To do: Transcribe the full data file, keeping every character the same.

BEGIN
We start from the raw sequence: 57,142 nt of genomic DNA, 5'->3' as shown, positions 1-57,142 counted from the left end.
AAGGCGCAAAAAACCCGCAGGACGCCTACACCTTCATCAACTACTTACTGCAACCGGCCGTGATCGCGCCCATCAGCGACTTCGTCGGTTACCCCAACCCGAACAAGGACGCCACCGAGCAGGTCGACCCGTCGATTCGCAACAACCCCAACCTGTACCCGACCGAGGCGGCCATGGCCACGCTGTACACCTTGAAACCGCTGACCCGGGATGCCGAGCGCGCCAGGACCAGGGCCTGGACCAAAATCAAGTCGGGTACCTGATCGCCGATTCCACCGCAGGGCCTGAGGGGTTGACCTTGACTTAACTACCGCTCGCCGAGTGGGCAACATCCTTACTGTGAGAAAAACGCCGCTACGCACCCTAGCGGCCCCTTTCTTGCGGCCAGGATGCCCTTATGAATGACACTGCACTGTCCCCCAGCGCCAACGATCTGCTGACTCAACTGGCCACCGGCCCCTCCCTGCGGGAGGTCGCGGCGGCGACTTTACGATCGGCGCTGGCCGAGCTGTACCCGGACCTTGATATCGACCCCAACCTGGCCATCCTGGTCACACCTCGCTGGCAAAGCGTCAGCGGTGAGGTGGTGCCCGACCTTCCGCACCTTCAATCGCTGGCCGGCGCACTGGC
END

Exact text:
We start from the raw sequence: 57,142 nt of genomic DNA, 5'->3' as shown, positions 1-57,142 counted from the left end.
AAGGCGCAAAAAACCCGCAGGACGCCTACACCTTCATCAACTACTTACTGCAACCGGCCGTGATCGCGCCCATCAGCGACTTCGTCGGTTACCCCAACCCGAACAAGGACGCCACCGAGCAGGTCGACCCGTCGATTCGCAACAACCCCAACCTGTACCCGACCGAGGCGGCCATGGCCACGCTGTACACCTTGAAACCGCTGACCCGGGATGCCGAGCGCGCCAGGACCAGGGCCTGGACCAAAATCAAGTCGGGTACCTGATCGCCGATTCCACCGCAGGGCCTGAGGGGTTGACCTTGACTTAACTACCGCTCGCCGAGTGGGCAACATCCTTACTGTGAGAAAAACGCCGCTACGCACCCTAGCGGCCCCTTTCTTGCGGCCAGGATGCCCTTATGAATGACACTGCACTGTCCCCCAGCGCCAACGATCTGCTGACTCAACTGGCCACCGGCCCCTCCCTGCGGGAGGTCGCGGCGGCGACTTTACGATCGGCGCTGGCCGAGCTGTACCCGGACCTTGATATCGACCCCAACCTGGCCATCCTGGTCACACCTCGCTGGCAAAGCGTCAGCGGTGAGGTGGTGCCCGACCTTCCGCACCTTCAATCGCTGGCCGGCGCACTGGC